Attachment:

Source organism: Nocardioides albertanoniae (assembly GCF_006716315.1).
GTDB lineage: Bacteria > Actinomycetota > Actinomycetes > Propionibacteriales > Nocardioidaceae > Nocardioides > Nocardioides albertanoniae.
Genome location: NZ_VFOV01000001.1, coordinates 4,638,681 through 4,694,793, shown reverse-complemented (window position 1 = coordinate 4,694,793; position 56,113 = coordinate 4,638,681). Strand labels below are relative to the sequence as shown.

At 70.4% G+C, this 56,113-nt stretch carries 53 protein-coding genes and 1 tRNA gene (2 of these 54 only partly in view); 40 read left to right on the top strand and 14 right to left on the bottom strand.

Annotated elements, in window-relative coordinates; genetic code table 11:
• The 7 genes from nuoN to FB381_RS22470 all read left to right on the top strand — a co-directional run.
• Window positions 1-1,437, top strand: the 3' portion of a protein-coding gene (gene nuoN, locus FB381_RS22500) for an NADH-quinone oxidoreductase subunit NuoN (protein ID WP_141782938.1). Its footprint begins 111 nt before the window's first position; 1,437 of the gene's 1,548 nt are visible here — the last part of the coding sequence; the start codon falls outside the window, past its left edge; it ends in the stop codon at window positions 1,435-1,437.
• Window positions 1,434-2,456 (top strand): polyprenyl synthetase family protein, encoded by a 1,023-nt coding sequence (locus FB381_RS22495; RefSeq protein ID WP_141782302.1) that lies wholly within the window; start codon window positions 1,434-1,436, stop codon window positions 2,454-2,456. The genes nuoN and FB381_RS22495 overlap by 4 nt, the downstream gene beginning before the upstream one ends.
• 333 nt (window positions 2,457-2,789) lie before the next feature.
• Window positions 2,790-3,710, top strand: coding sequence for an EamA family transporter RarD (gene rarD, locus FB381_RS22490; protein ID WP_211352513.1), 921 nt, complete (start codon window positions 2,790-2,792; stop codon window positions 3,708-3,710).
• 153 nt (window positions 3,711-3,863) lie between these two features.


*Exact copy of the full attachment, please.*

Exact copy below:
Source organism: Nocardioides albertanoniae (assembly GCF_006716315.1).
GTDB lineage: Bacteria > Actinomycetota > Actinomycetes > Propionibacteriales > Nocardioidaceae > Nocardioides > Nocardioides albertanoniae.
Genome location: NZ_VFOV01000001.1, coordinates 4,638,681 through 4,694,793, shown reverse-complemented (window position 1 = coordinate 4,694,793; position 56,113 = coordinate 4,638,681). Strand labels below are relative to the sequence as shown.

At 70.4% G+C, this 56,113-nt stretch carries 53 protein-coding genes and 1 tRNA gene (2 of these 54 only partly in view); 40 read left to right on the top strand and 14 right to left on the bottom strand.

Annotated elements, in window-relative coordinates; genetic code table 11:
• The 7 genes from nuoN to FB381_RS22470 all read left to right on the top strand — a co-directional run.
• Window positions 1-1,437, top strand: the 3' portion of a protein-coding gene (gene nuoN, locus FB381_RS22500) for an NADH-quinone oxidoreductase subunit NuoN (protein ID WP_141782938.1). Its footprint begins 111 nt before the window's first position; 1,437 of the gene's 1,548 nt are visible here — the last part of the coding sequence; the start codon falls outside the window, past its left edge; it ends in the stop codon at window positions 1,435-1,437.
• Window positions 1,434-2,456 (top strand): polyprenyl synthetase family protein, encoded by a 1,023-nt coding sequence (locus FB381_RS22495; RefSeq protein ID WP_141782302.1) that lies wholly within the window; start codon window positions 1,434-1,436, stop codon window positions 2,454-2,456. The genes nuoN and FB381_RS22495 overlap by 4 nt, the downstream gene beginning before the upstream one ends.
• 333 nt (window positions 2,457-2,789) lie before the next feature.
• Window positions 2,790-3,710, top strand: coding sequence for an EamA family transporter RarD (gene rarD, locus FB381_RS22490; protein ID WP_211352513.1), 921 nt, complete (start codon window positions 2,790-2,792; stop codon window positions 3,708-3,710).
• 153 nt (window positions 3,711-3,863) lie between these two features.